Next examples illustrate how to use ReactiveCache on the data layer for client Android applications. They follow the well-known repository pattern in order to deal with data coming from a remote repository (server) and a local one (ReactiveCache).

Simple user session.

class UserRepository {
    private final Provider<User> cacheProvider;
    private final ApiUser api;

    UserRepository(ApiUser api, ReactiveCache reactiveCache) {
      this.api = api;
      this.cacheProvider = reactiveCache.<User>provider()

    Single<User> login(String email) {
      return api.loginUser(email)

    Single<Boolean> isLogged() {
          .map(user -> true)
          .onErrorReturn(observer -> false);

    Single<User> profile() {

    Completable updateUserName(String name) {
          .map(user -> {
            return user;

    Completable logout() {
      return api.logout().andThen(cacheProvider.evict());

Adding and removing tasks.

class TasksRepository {
    private final ProviderList<Task> cacheProvider;
    private final ApiTasks api;

    TasksRepository(ApiTasks api, ReactiveCache reactiveCache) {
      this.api = api;
      this.cacheProvider = reactiveCache.<Task>providerList()

    Single<Reply<List<Task>>> tasks(boolean refresh) {
      return refresh ? api.tasks().compose(cacheProvider.replaceAsReply())
          : api.tasks().compose(cacheProvider.readWithLoaderAsReply());

    Completable addTask(String name, String desc) {
      return api.addTask(1, name, desc)
              .addFirst(new Task(1, name, desc)));

    Completable removeTask(int id) {
      return api.removeTask(id)
              .evict((position, count, element) -> element.getId() == id));

Paginated feed of events.

class EventsRepository {
    private final ProviderGroup<List<Event>> cacheProvider;
    private final ApiEvents apiEvents;

    EventsRepository(ApiEvents apiEvents, ReactiveCache reactiveCache) {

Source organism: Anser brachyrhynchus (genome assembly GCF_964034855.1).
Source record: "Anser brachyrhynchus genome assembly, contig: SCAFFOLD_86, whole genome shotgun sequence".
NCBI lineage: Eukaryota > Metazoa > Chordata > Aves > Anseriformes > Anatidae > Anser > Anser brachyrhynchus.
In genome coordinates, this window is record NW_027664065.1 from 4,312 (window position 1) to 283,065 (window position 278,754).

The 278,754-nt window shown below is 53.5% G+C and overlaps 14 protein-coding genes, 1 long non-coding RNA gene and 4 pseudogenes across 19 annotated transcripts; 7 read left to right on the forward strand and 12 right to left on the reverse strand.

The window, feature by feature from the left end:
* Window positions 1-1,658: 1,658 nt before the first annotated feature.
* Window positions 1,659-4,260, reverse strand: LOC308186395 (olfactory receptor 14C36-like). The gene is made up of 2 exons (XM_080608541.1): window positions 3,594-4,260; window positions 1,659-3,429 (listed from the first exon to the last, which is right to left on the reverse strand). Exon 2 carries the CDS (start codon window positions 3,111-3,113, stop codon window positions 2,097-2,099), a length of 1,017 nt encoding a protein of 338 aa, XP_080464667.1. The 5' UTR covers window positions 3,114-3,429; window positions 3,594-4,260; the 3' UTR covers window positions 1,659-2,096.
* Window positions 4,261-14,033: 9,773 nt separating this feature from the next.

this.apiEvents = apiEvents;
      this.cacheProvider = reactiveCache.<List<Event>>providerGroup()

    Single<Reply<List<Event>>> events(boolean refresh, int page) {
      if (refresh) {




When building ReactiveCache the next global configurations are available thought the builder:

  • diskCacheSize(int) sets the max memory in megabytes for all the cached data on disk. Default value is 100.

  • encrypt(String) sets the key to be used for encrypting the data on those providers as such configured.

  • useExpiredDataWhenNoLoaderAvailable() if invoked, ReactiveCache dispatches records already expired instead of throwing.

  • migrations(List<MigrationCache>) every MigrationCache expects a version number and a Class[] to check what cached data matches with these classes to evict it from disk. Use MigrationCache for those Type which have added new fields between app releases.

ReactiveCache reactiveCache = new ReactiveCache.Builder()
            new MigrationCache(1, new Class[] {Model.class}),
            new MigrationCache(1, new Class[] {Model1.class})))
        .using(application.getFilesDir(), new GsonSpeaker());

Config provider

When building Provider, ProviderList, ProviderGroup or ProviderGroupList the next configuration is available thought the builder:

  • encrypt(boolean) when true, the data cached by this provider is encrypted using the key specified in ReactiveCache#encript(key). Default value is false.

  • expirable(boolean) when false, the data cached by this provider is not eligible to be expired if not enough space remains on disk. Default value is true.

  • lifeCache(long, TimeUnit) sets the amount of time before the data would be expired. By default the data has no life time.

 Provider<Model> cacheModel = reactiveCache.<Model>provider()
          .lifeCache(60, TimeUnit.MINUTES)


Víctor Albertos

Another author's libraries using RxJava:

  • Mockery: Android and Java library for mocking and testing networking layers with built-in support for Retrofit.
  • RxCache: Reactive caching library for Android and Java. (ReactiveCache uses internally the core from RxCache).
  • RxActivityResult: A reactive-tiny-badass-vindictive library to break with the OnActivityResult implementation as it breaks the observables chain.
  • RxFcm: RxJava extension for Android Firebase Cloud Messaging (aka fcm).
  • RxSocialConnect: OAuth RxJava extension for Android.